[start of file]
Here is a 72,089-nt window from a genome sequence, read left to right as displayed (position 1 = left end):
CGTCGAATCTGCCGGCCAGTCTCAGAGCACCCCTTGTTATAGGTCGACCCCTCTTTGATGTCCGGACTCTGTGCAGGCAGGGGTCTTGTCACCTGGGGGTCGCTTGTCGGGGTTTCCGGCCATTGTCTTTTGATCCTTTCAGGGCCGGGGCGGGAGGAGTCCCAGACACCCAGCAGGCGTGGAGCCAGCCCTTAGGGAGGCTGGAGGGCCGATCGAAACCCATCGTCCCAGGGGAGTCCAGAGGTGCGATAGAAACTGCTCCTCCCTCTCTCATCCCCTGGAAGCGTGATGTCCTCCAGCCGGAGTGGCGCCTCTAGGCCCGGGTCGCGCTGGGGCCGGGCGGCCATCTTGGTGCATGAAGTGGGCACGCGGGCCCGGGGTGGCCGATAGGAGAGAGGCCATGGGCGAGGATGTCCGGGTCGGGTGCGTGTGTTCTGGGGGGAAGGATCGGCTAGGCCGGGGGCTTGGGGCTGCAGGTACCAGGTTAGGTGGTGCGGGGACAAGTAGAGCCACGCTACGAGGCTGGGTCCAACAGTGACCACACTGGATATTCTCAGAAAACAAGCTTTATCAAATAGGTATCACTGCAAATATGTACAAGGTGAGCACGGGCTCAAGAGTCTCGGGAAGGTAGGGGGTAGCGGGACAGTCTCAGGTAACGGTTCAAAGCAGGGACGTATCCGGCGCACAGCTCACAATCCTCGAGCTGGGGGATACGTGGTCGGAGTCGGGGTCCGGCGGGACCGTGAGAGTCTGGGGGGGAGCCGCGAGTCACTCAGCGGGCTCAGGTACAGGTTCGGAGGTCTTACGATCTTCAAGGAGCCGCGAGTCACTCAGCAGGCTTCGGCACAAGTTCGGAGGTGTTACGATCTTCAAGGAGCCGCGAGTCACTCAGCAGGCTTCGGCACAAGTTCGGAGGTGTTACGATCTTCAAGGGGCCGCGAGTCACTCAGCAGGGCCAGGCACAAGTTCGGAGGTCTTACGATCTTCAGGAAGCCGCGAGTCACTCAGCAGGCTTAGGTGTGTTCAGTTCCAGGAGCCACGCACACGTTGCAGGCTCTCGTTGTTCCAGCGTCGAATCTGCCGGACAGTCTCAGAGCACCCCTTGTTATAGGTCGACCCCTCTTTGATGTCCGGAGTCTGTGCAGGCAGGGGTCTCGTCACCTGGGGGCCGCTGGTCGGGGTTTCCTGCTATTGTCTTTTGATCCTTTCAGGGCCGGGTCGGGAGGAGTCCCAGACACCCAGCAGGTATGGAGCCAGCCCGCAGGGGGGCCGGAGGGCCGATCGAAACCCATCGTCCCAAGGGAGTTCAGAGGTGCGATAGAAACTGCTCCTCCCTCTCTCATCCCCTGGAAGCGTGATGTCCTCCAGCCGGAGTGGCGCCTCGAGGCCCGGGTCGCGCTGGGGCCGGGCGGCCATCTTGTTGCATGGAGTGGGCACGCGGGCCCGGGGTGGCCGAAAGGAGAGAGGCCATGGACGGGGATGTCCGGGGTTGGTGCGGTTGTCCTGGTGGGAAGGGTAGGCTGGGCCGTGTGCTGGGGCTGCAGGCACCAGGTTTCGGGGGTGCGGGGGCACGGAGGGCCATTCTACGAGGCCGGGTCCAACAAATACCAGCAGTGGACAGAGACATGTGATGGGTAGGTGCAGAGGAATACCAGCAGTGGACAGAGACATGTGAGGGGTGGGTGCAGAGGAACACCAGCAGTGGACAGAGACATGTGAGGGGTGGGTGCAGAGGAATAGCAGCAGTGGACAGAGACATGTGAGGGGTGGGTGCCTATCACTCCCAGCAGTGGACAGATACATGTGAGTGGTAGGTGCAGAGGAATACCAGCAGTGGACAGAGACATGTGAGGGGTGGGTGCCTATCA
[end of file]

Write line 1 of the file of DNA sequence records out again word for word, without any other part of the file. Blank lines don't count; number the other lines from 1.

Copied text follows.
Here is a 72,089-nt window from a genome sequence, read left to right as displayed (position 1 = left end):